The pace of U.S.-Indian affairs has quickened in recent years. Indian Prime Minister Narendra Modi’s Act East policy — an evolving effort to increase ties with countries in East and Southeast Asia — and the increasing U.S. emphasis on the Indo-Pacific has created a framework for better security cooperation.
The Quad, an informal strategic partnership between the U.S., India, Australia and Japan, constitutes an implicit (if still nascent) anti-China coalition of democracies. In 2019 and 2020, Modi and U.S. President Donald Trump exchanged visits, featuring Trump’s “Howdy, Modi” rally in Houston and Modi’s “Namaste, Trump” reciprocation in Gujarat.
Defense sales and other military ties have increased, with Trump announcing a $3 billion weapons deal after his visit in February. India is also maneuvering to displace China in certain global supply chains, a welcome initiative given U.S. officials’ concern about dependence on Beijing.
India would be a demographically young and vibrant friend at a time when many of America’s traditional allies are going gray. Symbolically and geopolitically, India is a billion-plus person democracy to balance a billion-plus person autocracy.
In regional terms, U.S.-India cooperation is critical to ensuring the security of the Indian Ocean and bringing greater leverage to bear in the Western Pacific. If Washington were ever to mount a far-seas blockade against China, it would benefit enormously from access to India’s Andaman and Nicobar Islands. A U.S.-India strategic partnership would confront China with a heightened challenge on its Western flank in the event of war in East Asia.
Still, there are hurdles. The trade relationship is contentious, with both sides slapping tariffs on each other’s goods and the Trump administration ending India’s ability to export certain goods duty-free through the Generalized System of Preferences. Trump’s obsession with trade deficits and Modi’s own moves to protect domestic manufacturing bode ill.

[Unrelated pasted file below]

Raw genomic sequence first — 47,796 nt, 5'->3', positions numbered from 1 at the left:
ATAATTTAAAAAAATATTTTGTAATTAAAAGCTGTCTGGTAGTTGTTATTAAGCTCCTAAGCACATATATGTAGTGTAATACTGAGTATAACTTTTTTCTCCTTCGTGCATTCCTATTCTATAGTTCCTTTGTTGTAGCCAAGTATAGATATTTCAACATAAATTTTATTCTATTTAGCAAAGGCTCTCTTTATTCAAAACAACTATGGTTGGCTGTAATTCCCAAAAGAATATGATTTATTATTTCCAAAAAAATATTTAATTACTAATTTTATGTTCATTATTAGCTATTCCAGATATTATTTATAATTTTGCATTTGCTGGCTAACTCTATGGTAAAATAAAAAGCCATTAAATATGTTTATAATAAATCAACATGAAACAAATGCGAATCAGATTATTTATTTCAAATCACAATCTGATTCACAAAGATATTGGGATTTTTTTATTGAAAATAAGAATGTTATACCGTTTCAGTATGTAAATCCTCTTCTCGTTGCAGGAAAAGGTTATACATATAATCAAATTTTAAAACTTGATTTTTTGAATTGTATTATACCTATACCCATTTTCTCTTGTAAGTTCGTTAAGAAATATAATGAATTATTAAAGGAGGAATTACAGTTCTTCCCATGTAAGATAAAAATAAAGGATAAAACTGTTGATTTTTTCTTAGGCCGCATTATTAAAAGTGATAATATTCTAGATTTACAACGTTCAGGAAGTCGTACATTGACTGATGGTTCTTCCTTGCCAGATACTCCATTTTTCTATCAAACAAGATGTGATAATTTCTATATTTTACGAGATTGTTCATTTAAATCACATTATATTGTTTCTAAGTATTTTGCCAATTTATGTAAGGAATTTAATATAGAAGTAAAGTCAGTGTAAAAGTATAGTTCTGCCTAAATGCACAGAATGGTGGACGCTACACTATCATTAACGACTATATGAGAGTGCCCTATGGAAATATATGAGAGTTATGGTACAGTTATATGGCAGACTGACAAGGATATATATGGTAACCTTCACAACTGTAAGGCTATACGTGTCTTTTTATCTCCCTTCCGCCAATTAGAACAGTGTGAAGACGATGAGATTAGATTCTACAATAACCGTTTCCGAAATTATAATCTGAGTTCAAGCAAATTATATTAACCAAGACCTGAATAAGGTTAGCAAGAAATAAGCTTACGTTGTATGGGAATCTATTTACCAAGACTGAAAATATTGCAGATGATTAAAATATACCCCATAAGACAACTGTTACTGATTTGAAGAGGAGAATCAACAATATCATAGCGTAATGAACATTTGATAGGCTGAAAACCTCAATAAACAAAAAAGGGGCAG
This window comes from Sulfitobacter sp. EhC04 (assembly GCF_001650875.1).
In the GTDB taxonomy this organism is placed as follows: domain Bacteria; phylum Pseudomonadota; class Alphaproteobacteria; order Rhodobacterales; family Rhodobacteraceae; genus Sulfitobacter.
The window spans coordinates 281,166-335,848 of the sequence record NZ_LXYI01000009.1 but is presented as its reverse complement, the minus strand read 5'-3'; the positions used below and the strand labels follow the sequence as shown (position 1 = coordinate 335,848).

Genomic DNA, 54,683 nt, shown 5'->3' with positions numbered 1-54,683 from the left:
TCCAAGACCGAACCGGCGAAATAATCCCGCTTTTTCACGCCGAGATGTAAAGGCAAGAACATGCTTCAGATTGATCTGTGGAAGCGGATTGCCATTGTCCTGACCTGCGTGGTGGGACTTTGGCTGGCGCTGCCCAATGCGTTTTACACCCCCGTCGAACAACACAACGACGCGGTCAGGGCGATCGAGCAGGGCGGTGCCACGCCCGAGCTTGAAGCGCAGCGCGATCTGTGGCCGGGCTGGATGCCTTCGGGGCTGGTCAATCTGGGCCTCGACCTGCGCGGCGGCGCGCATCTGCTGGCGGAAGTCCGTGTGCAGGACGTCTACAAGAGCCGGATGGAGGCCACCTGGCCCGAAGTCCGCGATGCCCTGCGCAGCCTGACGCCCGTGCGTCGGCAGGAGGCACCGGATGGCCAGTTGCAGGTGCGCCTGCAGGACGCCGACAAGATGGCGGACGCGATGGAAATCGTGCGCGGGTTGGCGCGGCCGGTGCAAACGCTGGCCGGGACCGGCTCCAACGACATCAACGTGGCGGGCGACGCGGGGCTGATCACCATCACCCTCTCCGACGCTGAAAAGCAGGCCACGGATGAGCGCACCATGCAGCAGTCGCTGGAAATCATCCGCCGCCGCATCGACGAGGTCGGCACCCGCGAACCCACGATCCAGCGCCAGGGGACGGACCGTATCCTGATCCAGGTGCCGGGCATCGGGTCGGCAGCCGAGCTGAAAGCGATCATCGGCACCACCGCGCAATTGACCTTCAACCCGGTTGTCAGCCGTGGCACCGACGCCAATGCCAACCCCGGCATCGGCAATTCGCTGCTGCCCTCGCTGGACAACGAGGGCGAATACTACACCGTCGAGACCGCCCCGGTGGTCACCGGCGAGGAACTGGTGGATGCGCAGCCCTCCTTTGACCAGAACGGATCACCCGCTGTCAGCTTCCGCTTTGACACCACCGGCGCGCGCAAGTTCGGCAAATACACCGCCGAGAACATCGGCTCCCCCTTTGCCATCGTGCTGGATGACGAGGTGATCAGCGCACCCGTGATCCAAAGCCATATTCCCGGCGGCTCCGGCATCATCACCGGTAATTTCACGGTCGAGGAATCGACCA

Then there are Modi’s domestic policies. A crackdown in Muslim-majority Jammu and Kashmir, the enactment of a citizenship law that has been criticized for giving privilege to non-Muslims, and recurring anti-Muslim violence have stirred concerns that Modi is reverting to the incendiary Hindu nationalism that once earned him a U.S. visa ban by President George W. Bush’s State Department. Although Trump seems little bothered by these issues, an India that regresses politically will make a less comfortable partner for the U.S. down the road.
Yet it is worth keeping these issues in perspective. The economic disputes are small beer compared with the strategic stakes. The U.S. tolerated worse forms of economic discrimination from some Cold War allies as the price of strengthening them against communist expansionism. India is still more pluralistic and democratic than other key countries the U.S. will have to hold close in the coming years, such as Vietnam and, under the authoritarian President Rodrigo Duterte, the Philippines.
U.S. officials should speak candidly, in public and in private, when human rights are abused or civil liberties are abridged. They should aggressively encourage economic reforms that India needs to become more of a match for Beijing. But Washington should meanwhile keep the relationship focused on what is bringing India and the U.S. into closer alignment: They have a great deal to gain if they can hold the line against China, and much to lose if they cannot.
Hal Brands is a Bloomberg Opinion columnist, the Henry Kissinger Distinguished Professor at Johns Hopkins University’s School of Advanced International Studies, and a scholar at the American Enterprise Institute.